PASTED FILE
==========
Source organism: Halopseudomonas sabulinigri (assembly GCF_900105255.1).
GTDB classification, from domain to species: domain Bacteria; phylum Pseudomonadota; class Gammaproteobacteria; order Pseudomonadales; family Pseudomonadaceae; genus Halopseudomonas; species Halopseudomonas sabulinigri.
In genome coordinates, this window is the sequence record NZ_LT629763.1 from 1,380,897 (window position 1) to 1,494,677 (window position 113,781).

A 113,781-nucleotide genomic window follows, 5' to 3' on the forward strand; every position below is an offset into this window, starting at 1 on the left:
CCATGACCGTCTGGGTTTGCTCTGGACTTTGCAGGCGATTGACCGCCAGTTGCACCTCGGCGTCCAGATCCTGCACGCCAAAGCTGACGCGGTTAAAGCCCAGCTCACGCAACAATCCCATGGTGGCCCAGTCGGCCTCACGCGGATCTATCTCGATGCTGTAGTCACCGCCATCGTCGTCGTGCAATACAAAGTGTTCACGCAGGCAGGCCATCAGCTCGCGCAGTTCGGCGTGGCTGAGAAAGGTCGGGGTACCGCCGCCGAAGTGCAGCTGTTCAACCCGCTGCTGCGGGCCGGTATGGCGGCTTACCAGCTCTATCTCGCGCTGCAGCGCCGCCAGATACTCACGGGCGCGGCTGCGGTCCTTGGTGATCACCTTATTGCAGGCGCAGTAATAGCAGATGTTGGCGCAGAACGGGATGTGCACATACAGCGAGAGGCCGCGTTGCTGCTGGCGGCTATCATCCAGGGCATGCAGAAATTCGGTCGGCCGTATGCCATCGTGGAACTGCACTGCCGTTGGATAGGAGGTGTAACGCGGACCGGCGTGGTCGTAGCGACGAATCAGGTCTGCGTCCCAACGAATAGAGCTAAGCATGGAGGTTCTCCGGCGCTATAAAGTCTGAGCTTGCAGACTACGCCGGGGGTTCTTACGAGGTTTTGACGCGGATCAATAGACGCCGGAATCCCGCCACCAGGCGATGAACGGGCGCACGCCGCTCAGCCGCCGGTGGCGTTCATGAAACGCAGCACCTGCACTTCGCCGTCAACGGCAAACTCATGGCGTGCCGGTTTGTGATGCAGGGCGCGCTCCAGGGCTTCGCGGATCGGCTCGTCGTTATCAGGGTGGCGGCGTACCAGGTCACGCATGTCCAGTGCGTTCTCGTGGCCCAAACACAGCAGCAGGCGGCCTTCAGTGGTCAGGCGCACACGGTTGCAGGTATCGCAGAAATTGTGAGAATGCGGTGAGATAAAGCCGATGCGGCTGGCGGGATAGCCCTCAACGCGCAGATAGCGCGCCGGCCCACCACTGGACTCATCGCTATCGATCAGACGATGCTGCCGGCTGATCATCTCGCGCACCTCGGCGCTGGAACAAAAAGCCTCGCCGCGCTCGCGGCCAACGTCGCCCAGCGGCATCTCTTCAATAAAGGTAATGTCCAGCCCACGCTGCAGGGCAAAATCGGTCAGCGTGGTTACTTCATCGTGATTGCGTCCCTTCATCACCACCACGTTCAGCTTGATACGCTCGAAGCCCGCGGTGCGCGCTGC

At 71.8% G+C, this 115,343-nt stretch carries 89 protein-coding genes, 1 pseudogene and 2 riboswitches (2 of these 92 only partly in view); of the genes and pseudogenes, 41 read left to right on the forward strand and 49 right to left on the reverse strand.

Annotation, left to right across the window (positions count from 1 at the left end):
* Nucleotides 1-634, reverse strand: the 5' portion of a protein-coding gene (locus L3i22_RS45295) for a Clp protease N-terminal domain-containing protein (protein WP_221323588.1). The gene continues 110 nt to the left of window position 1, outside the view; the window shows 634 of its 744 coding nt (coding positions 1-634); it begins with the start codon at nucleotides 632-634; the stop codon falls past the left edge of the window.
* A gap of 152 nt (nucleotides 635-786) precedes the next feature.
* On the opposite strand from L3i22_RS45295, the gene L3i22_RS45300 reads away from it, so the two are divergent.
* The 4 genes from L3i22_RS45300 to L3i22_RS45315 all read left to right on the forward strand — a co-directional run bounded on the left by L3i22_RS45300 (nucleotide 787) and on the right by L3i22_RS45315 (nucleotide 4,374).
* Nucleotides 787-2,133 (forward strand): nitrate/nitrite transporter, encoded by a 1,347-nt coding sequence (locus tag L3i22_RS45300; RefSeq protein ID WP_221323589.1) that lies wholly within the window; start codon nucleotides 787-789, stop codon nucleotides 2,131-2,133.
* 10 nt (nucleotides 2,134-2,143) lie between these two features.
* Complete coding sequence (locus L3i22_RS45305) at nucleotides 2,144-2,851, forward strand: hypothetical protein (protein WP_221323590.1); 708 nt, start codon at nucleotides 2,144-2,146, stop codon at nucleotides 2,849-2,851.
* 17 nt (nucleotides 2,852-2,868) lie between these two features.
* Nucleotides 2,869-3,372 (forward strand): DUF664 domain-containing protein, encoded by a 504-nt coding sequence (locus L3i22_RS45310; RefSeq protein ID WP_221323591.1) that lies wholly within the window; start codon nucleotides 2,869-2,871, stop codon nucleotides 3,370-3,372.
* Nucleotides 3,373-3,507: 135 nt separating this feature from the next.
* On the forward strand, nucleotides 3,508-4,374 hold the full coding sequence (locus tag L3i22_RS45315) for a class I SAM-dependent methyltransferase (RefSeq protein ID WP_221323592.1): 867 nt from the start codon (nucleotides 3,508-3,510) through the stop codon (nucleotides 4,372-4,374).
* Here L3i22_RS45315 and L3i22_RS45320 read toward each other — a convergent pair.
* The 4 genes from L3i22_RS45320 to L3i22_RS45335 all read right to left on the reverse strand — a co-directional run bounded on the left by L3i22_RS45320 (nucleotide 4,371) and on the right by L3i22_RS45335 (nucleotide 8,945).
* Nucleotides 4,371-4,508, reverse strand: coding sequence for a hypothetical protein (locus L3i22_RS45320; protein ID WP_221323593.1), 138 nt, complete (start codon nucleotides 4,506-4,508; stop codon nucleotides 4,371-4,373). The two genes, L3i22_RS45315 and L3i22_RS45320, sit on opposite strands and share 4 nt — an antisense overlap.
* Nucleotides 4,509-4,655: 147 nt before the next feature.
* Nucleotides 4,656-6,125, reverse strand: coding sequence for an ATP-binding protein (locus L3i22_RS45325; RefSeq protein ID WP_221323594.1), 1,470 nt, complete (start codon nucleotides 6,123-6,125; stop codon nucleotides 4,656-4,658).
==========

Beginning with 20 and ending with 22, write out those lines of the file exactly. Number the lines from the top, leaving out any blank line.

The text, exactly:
* The 4 genes from L3i22_RS45320 to L3i22_RS45335 all read right to left on the reverse strand — a co-directional run bounded on the left by L3i22_RS45320 (nucleotide 4,371) and on the right by L3i22_RS45335 (nucleotide 8,945).
* Nucleotides 4,371-4,508, reverse strand: coding sequence for a hypothetical protein (locus L3i22_RS45320; protein ID WP_221323593.1), 138 nt, complete (start codon nucleotides 4,506-4,508; stop codon nucleotides 4,371-4,373). The two genes, L3i22_RS45315 and L3i22_RS45320, sit on opposite strands and share 4 nt — an antisense overlap.
* Nucleotides 4,509-4,655: 147 nt before the next feature.